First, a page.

coaches and trust, fathers and sons, low arm angle, pitchers of short stature, pitching, Uncategorized

Listen to Established Coaches… But Also to Your Body

I’ve been repeating two things in my pitching videos (including one I made yesterday—the first after a six-month layoff): 1) I do not pretend to be a pitching coach or to have been an effective pitcher at any level of competition; and 2) I know more than most pitching coaches about living in a relatively short, broad-framed body.  Because of the first fact, I wouldn’t dream of trying to countermand the advice of a Paul Reddick, a Brent Strom, or the gurus at Sidearm Nation.  Yet because of the second fact, I don’t allow the coaching fraternity to shut me up entirely on the subject of pitching.

A lot of what I say about hitting (where I do profess some degree of knowledge, thanks to decades of research and experimentation) applies here.  Today’s pitching instruction is mostly fashioned for tall, slender body types that enjoy several natural advantages when it comes to achieving high velocity.  Since those types will fill about 90 percent of any high school or college pitching roster, why be concerned about the 5’7” walk-on who throws a mean slider?  Yeah, you trot him out there once in a while to eat up some innings.  He gets people out.  But you also know that he has already hit his low ceiling. Coaches at the next level are not going to woo him with scholarship money, and scouts are not going to blow him away with a signing bonus.  Statistically, he doesn’t exist.

I’ve actually written before, if only in making a brief reference, about Coach Reddick’s public advice to a dad who queried about his kid’s becoming a submariner.  The word Paul chose to use was “gimmick”—this was his estimate of the sidewinding delivery and other low arm angles.  The advice was essentially, “Don’t do it.  Persist with tried-and-true methods.  Don’t fall for some gimmicky quick fix.”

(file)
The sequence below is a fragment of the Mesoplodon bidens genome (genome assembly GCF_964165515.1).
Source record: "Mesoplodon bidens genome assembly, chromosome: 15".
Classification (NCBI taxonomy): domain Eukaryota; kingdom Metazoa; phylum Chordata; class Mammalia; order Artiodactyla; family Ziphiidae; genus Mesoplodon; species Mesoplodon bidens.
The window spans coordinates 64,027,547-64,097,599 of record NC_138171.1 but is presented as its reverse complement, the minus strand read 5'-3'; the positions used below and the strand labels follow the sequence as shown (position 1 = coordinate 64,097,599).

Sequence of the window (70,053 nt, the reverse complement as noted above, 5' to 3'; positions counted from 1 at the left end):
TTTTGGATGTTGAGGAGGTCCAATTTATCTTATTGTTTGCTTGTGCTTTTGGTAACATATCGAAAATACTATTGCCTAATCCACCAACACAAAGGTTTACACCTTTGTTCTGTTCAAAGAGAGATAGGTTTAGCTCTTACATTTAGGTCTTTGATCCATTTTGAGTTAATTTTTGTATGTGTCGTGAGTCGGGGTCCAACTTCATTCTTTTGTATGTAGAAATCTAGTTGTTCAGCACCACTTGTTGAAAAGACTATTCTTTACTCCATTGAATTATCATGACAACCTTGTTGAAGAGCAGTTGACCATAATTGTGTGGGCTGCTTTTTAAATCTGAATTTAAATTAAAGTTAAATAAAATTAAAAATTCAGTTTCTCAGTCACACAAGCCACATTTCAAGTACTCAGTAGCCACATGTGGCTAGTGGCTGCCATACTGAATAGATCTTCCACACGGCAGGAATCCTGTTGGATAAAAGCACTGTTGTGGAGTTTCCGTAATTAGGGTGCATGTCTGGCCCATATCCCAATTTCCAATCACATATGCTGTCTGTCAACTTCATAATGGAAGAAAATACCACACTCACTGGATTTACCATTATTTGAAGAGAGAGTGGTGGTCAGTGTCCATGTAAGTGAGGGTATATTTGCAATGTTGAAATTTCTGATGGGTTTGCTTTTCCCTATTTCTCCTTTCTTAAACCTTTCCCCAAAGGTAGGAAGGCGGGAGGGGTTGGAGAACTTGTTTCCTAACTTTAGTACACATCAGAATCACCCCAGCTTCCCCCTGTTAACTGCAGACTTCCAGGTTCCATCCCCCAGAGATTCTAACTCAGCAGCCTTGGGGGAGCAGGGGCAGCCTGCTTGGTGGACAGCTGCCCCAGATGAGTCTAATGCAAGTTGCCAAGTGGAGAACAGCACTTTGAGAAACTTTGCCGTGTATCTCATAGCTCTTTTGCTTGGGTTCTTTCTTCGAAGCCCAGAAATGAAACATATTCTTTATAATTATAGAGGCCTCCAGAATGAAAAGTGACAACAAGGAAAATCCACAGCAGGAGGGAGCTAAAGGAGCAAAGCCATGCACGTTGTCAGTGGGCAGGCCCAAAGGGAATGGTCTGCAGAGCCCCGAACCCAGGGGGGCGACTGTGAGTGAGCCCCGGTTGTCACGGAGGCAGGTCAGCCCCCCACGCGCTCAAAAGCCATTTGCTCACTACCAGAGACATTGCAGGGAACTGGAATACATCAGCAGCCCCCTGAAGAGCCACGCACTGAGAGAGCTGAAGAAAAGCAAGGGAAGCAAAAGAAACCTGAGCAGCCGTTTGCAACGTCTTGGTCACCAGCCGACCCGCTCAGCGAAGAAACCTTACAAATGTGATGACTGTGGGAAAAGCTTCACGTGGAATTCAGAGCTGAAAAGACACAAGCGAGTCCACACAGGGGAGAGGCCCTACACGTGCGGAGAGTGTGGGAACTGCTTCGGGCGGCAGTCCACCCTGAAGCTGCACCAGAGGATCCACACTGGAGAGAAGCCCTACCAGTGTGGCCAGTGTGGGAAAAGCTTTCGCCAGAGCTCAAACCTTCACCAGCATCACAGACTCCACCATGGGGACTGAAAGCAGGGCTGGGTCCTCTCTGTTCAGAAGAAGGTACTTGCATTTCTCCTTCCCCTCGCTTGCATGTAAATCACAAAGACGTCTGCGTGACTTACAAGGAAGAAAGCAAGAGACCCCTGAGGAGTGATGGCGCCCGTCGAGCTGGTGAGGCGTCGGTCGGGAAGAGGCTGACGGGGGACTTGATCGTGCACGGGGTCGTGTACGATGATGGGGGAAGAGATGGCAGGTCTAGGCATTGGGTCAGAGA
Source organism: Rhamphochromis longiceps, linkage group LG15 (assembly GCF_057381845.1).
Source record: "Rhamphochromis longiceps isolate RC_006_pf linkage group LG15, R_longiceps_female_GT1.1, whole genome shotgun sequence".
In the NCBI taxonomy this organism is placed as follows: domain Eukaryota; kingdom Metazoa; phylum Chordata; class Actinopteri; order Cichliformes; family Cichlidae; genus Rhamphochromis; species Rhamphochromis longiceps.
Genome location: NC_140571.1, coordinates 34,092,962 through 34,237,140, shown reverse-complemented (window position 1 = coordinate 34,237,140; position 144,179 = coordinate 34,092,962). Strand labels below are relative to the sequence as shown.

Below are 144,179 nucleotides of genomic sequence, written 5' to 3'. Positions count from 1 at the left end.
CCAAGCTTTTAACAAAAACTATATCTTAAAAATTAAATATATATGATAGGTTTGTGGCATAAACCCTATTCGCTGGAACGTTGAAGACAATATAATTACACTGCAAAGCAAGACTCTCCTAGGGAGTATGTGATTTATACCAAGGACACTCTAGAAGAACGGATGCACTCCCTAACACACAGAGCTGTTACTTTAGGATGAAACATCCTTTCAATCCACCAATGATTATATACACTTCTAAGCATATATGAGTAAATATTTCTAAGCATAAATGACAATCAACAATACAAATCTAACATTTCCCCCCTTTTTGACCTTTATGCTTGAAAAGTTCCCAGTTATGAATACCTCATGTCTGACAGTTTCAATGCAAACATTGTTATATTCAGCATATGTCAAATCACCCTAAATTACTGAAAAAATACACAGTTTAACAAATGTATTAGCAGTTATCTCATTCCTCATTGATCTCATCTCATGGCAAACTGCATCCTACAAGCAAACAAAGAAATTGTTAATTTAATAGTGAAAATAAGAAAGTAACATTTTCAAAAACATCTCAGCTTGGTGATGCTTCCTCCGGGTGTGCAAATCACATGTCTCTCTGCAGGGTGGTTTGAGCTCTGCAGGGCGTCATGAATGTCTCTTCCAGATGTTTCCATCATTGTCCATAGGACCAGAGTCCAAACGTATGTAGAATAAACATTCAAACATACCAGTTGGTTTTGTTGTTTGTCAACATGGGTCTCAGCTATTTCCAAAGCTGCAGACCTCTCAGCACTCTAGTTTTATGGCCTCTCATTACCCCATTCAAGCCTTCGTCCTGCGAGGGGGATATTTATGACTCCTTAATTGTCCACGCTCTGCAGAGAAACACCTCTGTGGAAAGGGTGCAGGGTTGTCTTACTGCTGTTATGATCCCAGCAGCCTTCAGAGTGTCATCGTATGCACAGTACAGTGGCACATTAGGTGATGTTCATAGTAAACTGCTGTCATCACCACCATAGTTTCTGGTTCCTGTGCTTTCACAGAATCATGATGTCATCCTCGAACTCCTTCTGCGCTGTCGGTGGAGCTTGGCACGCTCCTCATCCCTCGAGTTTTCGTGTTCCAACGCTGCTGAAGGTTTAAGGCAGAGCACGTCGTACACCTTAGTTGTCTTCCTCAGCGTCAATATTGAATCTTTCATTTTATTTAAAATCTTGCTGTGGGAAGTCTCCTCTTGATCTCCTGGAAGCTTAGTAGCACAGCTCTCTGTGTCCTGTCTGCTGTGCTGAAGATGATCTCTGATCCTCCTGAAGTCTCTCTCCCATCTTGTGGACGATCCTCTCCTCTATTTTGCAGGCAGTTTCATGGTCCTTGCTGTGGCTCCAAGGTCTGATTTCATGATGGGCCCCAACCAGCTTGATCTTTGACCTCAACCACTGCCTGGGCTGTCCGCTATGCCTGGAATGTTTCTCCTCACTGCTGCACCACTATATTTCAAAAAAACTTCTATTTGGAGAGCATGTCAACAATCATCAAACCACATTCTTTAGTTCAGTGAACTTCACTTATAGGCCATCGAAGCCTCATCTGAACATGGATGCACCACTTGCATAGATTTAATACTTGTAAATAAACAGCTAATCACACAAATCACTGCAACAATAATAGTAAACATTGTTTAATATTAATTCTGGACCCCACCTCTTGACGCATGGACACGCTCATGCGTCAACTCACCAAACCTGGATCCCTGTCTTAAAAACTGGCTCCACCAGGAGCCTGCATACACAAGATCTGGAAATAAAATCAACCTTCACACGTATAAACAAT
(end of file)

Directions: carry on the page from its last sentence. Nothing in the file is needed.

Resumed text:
Now, I’ve seen many a boy slinging pitches from down under in tournaments who was cruising a direct course for serious elbow damage.  Odd angles can be effective because the hitter never sees them in ordinary play; and, because they don’t appear in ordinary play, coaches don’t know what to teach about them.  Advice can be very bad, if any advice at all is offered.  So “stay away” is certainly not the worst thing you could tell a parent who’s looking to lower his boy’s release point radically.

At the same time, some of us are so designed by Mother Nature that slopping the ball from belt-high or lower just seems right.  We don’t need minute instruction—and we’re less likely to hurt our arm sidearming than we are by trying to come straight over the top.  I was always that way.  I could imitate Willie Mays’s underhand flick of the ball back to the infield without any particular rehearsal.  (The basket catch was another matter: I never could carry my Willie impersonation that far.)  I’m convinced that the reason for this was simply my broad frame.  Look at any photo of Mays and you can tell that he, too, was very broad-shouldered.  Wide-framed people actually have to work at coming over the top more than “normal people”, whereas coming around the body can often be a very fluid motion for them.